Tears from laughter were perhaps the most common reaction to R.L. Stine’s writing when he attended Ohio State. As his career developed, tears from terror might have been more his aim.
From satire at “The Sundial” to a sicker sense of humor in his award-winning “Goosebumps” series, Stine will help students make the “scary” transition from college to career when he addresses graduating students at the 2013 Autumn Commencement Dec. 15 at the Schottenstein Center.
The Bexley native has written more than 300 books for young adults, selling more than 350 million worldwide. He began writing “Goosebumps” books, his most famous children’s fiction series depicting characters in “scary” circumstances, in 1992, about the time many of the Autumn 2013 graduates were born.
Jill Londino, a fourth-year in strategic communication set to graduate in December, grew up reading the “Goosebumps” books and was “a big fan.”
“(Stine) is definitely an unexpected choice (for commencement speaker) because, you know, maybe he’s not scholarly, but I think it’s a great pick. Hopefully he maybe reads an excerpt or two from his books,” Londino said.
Before his success in the genre of young adult horror fiction, though, Stine was a bit more “jovial.”
Stine served as editor-in-chief of OSU’s student-managed humor magazine, “The Sundial,” and wrote under the penname “Jovial” Bob Stine before graduating with a bachelor’s in English in 1965. Collin Gossel, a third-year in music composition and the current editor-in-chief of “The Sundial,” said it wasn’t uncommon for Stine to generate entire issues by himself.
“He was basically a legend,” Gossel said. “At the time, he would be (at ‘The Sundial’) constantly, working on pieces, writing comedy, working on things with other members of ‘The Sundial.’ Also, at the time, he had a pension for being a little more scathing than we are now. He would do pranks and things … to spread ‘The Sundial’ work.”
His most famous prank, Gossel explained, consisted of Stine running for Undergraduate Student Government as a write-in nominee the year he was scheduled to graduate, which makes a person ineligible to run. He received 1,200 write-in votes, according to OSU’s University Libraries blog.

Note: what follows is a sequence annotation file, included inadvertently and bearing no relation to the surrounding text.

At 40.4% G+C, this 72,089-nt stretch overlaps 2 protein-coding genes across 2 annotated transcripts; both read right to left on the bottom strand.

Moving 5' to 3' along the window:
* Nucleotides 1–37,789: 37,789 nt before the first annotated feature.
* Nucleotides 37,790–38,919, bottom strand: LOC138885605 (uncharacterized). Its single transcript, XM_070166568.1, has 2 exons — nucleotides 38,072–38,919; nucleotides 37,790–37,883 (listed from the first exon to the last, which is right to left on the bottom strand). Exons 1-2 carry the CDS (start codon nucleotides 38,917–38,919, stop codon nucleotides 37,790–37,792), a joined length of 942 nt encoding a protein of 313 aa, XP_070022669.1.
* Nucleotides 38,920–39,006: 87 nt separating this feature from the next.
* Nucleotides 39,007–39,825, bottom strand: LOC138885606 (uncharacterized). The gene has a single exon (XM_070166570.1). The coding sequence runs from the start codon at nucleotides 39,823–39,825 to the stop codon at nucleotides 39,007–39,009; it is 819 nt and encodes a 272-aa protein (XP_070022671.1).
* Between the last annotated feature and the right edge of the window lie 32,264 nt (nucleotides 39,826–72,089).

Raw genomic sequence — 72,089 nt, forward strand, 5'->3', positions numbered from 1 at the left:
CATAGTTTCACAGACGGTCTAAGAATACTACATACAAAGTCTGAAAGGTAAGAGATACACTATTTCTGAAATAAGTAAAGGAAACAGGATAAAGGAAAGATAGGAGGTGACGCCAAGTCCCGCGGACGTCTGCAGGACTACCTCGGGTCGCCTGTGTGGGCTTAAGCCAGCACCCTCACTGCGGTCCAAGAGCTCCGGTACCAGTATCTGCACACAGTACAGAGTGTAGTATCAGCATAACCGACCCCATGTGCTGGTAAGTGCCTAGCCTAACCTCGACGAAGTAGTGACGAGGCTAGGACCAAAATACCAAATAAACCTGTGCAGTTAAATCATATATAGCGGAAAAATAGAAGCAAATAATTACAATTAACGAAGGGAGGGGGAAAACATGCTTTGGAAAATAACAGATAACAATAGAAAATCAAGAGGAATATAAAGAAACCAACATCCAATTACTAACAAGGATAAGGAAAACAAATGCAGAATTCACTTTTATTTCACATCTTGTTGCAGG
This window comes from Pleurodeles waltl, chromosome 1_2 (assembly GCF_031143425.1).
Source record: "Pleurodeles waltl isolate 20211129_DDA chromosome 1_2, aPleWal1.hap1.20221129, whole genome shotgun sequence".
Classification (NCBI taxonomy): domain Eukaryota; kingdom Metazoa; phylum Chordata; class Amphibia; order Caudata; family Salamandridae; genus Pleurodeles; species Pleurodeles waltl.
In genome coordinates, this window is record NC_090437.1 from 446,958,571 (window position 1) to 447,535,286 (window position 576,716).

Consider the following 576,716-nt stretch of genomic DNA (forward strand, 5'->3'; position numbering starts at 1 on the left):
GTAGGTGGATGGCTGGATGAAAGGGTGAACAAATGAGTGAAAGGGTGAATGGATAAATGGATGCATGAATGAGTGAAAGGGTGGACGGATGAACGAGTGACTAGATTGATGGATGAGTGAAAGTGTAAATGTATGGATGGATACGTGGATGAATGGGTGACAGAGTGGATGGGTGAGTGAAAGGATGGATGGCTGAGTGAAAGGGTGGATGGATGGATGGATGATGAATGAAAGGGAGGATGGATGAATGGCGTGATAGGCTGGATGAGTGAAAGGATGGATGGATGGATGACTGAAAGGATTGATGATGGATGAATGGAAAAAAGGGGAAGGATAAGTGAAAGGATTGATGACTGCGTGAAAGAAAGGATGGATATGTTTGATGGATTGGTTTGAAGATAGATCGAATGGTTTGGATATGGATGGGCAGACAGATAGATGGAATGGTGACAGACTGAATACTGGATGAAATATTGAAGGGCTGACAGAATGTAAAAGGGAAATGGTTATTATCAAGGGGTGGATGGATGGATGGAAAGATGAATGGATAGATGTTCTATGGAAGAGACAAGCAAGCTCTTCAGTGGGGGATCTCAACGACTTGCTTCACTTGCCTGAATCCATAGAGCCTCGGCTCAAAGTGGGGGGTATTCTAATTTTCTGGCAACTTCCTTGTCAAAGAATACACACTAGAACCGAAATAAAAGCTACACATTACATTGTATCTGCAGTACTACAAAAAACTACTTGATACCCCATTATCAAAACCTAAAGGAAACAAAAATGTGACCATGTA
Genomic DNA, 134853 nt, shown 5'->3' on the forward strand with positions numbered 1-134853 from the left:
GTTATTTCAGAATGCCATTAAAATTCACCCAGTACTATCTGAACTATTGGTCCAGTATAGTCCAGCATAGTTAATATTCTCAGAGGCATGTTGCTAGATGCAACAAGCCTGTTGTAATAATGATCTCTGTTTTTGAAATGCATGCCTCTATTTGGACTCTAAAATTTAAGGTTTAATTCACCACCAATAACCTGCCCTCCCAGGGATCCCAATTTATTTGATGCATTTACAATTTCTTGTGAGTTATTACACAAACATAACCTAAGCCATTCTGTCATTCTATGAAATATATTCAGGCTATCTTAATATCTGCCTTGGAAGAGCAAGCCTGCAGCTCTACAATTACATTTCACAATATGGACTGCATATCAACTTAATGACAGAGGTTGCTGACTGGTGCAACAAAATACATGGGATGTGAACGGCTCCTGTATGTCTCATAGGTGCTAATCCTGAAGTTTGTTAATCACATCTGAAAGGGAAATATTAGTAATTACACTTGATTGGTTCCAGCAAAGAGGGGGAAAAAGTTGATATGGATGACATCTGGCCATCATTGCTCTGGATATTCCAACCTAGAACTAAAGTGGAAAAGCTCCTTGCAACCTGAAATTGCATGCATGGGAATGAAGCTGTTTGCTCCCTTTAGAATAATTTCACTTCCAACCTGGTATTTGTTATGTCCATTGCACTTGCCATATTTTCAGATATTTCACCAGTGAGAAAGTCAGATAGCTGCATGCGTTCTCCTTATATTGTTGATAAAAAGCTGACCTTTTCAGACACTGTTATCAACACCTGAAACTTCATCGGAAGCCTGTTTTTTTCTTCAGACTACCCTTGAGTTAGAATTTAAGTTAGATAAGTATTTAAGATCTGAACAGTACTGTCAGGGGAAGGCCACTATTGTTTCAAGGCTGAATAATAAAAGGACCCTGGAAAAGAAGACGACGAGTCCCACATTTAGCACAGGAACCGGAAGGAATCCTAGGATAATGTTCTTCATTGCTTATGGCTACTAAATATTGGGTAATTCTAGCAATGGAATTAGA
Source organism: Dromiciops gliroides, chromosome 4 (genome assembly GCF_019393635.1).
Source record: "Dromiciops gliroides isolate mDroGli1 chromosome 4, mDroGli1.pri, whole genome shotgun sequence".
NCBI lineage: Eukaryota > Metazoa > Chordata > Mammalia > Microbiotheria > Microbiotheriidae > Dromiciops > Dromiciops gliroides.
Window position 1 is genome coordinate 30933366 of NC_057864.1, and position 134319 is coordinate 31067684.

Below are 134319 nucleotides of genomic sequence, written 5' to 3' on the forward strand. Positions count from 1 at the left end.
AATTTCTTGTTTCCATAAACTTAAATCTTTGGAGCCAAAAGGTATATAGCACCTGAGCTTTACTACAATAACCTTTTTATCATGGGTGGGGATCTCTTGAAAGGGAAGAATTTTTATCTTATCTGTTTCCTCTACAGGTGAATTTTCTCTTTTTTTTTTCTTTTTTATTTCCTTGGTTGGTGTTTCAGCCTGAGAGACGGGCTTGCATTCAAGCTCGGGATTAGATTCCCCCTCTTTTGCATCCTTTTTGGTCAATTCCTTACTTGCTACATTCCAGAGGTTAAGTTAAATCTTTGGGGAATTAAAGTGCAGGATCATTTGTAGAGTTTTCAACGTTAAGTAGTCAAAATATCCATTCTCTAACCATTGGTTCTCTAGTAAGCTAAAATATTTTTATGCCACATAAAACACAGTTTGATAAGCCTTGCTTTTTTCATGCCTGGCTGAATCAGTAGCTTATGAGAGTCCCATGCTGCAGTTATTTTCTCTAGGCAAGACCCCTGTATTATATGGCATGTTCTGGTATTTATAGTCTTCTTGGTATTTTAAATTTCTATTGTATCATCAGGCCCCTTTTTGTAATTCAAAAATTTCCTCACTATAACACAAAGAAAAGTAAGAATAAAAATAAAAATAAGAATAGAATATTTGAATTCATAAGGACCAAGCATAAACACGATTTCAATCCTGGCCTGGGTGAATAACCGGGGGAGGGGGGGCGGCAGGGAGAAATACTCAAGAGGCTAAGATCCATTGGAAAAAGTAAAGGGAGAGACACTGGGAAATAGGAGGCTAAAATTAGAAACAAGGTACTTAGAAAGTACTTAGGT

“I decided to run for USG president as a publicity stunt to sell magazines,” Stine said in a 2011 email to The Lantern. “I was a graduating senior. I knew I couldn’t legitimately run. Mostly, I wanted to see if, as a write-in candidate, I could sabotage the election.
“It gave me confidence that people enjoyed my sense of humor.”
“The Sundial” went on hiatus in the ‘90s, and Gossel credits Stine, who gave students advice and a donation, to help revive the publication. Although “The Sundial” does not print today, it maintains a website overseen by a group of editors and contributors.
Although Gossel is not graduating this semester, he said Stine is a “great” choice to speak at commencement.
“He contributed a lot to our university and he’s making a good name for us in the world. A lot of us grew up with R.L. Stine, and now we are seeing him as we are going into our adult lives, too,” Gossel said.
Stine continues to write new additions to the “Goosebumps” series while releasing additional projects, including his autobiography, “It Came from Ohio,” and TV series “The Haunting Hour,” which is in its third season and won an Emmy Award for Best Children’s Series.
Preston Witt, a third-year master’s of fine arts student in English, called Stine “an inspiration for reading and writing” and said it is “pretty awesome” Stine will be speaking at commencement.
“(Stine) has definitely paved the way for things like ‘Twilight’ and ‘Hunger Games,’” Witt said. “He made this strange, middle-brow between humor and horror. He got you interested in not only one story, but a series, something you invested in time and time again.”
Stine might address many of his former readers when he returns to OSU in December, but there will be some graduates, like Zach Critser, who believed Stine’s books to be “too scary” when they were younger.
“I didn’t read (‘Goosebumps’) because they scared the crap out of me. I skipped straight to ‘The Hardy Boys’ instead,” Critser, a fifth-year in operations management and logistics management, said. “I think (Stine’s speech) will be pretty good. I know he’s from the area and he went to OSU. He’s a pretty creative guy, so I imagine he’ll think of something pretty good to say.”
The Lantern has an interview scheduled with Stine later this week.